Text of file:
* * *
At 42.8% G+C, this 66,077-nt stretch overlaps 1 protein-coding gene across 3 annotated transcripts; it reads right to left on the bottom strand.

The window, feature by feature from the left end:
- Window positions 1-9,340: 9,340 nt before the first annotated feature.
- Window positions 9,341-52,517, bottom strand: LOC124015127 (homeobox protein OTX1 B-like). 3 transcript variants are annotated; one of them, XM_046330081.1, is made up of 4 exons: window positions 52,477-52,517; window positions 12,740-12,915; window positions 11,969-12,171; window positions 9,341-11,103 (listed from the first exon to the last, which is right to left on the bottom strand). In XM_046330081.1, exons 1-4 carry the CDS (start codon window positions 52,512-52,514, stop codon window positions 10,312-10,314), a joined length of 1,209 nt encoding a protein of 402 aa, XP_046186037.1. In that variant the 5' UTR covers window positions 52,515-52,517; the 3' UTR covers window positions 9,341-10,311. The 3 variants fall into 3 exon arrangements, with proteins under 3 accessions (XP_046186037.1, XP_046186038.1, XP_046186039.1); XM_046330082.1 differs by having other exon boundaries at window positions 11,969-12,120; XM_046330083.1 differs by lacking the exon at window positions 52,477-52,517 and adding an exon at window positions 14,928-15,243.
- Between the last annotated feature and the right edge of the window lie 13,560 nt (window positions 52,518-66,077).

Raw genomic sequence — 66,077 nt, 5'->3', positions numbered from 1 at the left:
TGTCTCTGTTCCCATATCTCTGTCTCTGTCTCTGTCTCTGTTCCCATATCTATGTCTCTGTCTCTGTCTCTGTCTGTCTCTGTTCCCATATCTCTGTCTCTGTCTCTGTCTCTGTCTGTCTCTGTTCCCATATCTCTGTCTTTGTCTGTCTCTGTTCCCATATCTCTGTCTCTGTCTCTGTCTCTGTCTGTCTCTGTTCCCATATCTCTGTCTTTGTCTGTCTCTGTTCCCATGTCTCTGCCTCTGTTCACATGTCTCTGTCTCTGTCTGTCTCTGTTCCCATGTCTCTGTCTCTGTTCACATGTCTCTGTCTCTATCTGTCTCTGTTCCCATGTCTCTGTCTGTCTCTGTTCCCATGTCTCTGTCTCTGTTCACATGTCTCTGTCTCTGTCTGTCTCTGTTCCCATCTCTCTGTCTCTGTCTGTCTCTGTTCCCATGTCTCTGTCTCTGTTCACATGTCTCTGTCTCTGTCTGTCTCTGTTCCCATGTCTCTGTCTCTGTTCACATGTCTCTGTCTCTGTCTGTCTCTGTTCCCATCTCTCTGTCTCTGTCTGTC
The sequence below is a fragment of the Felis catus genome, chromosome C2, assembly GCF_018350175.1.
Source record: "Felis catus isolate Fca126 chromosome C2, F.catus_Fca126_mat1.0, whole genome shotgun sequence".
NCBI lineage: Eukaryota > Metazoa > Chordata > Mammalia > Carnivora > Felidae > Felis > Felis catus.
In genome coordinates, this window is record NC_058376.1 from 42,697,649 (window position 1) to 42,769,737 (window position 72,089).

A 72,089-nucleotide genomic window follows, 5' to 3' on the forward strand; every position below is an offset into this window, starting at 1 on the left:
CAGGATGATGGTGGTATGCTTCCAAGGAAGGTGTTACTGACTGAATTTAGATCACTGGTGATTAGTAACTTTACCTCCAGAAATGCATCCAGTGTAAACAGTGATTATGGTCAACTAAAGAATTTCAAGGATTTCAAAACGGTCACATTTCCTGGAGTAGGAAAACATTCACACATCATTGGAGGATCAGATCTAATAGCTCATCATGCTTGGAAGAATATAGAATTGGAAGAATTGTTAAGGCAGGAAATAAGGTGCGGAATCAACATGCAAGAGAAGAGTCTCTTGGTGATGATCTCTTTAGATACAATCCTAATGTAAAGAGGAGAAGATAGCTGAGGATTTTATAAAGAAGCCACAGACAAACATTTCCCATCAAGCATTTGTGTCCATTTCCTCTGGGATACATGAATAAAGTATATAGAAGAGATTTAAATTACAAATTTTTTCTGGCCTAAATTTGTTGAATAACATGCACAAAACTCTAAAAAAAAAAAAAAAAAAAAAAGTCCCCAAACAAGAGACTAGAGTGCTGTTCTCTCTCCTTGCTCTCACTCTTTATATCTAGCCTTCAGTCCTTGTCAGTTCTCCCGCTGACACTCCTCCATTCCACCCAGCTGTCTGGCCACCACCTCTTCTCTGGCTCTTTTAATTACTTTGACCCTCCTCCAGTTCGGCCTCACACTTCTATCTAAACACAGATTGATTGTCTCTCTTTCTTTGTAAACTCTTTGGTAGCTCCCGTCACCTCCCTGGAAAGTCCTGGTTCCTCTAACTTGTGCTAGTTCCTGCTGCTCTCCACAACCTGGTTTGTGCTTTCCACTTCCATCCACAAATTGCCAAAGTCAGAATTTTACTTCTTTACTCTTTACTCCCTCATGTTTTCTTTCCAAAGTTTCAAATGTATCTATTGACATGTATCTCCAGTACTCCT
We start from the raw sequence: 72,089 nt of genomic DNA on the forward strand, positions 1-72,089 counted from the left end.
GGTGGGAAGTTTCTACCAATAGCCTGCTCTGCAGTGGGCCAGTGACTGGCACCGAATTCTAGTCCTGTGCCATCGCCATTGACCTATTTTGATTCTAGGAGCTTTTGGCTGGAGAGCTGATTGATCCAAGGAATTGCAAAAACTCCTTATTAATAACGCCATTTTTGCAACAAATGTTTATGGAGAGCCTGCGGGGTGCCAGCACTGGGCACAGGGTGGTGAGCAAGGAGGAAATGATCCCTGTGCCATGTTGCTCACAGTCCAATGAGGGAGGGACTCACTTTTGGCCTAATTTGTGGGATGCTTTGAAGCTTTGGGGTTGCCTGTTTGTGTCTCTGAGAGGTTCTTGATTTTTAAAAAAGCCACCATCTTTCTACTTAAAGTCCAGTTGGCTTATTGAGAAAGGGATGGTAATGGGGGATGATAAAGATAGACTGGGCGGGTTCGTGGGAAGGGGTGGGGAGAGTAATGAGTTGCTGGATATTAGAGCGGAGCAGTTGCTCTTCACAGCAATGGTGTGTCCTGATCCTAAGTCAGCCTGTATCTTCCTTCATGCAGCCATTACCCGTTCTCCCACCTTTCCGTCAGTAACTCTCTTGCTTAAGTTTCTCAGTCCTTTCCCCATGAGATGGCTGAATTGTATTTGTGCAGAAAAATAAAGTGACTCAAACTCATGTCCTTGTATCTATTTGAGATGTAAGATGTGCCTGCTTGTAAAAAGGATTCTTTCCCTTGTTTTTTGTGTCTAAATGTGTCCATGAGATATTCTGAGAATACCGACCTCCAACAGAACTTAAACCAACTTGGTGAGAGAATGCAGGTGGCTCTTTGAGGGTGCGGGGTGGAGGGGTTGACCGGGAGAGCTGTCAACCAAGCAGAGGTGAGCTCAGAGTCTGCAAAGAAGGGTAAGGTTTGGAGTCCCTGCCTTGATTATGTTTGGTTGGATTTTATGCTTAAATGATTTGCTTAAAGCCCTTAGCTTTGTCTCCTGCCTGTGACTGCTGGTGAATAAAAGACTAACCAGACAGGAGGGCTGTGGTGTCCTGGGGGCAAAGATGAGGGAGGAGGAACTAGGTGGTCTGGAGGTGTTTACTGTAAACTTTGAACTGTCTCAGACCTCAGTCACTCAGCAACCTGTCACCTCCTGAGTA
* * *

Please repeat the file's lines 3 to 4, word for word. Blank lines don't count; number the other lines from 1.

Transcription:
- Window positions 1-9,340: 9,340 nt before the first annotated feature.
- Window positions 9,341-52,517, bottom strand: LOC124015127 (homeobox protein OTX1 B-like). 3 transcript variants are annotated; one of them, XM_046330081.1, is made up of 4 exons: window positions 52,477-52,517; window positions 12,740-12,915; window positions 11,969-12,171; window positions 9,341-11,103 (listed from the first exon to the last, which is right to left on the bottom strand). In XM_046330081.1, exons 1-4 carry the CDS (start codon window positions 52,512-52,514, stop codon window positions 10,312-10,314), a joined length of 1,209 nt encoding a protein of 402 aa, XP_046186037.1. In that variant the 5' UTR covers window positions 52,515-52,517; the 3' UTR covers window positions 9,341-10,311. The 3 variants fall into 3 exon arrangements, with proteins under 3 accessions (XP_046186037.1, XP_046186038.1, XP_046186039.1); XM_046330082.1 differs by having other exon boundaries at window positions 11,969-12,120; XM_046330083.1 differs by lacking the exon at window positions 52,477-52,517 and adding an exon at window positions 14,928-15,243.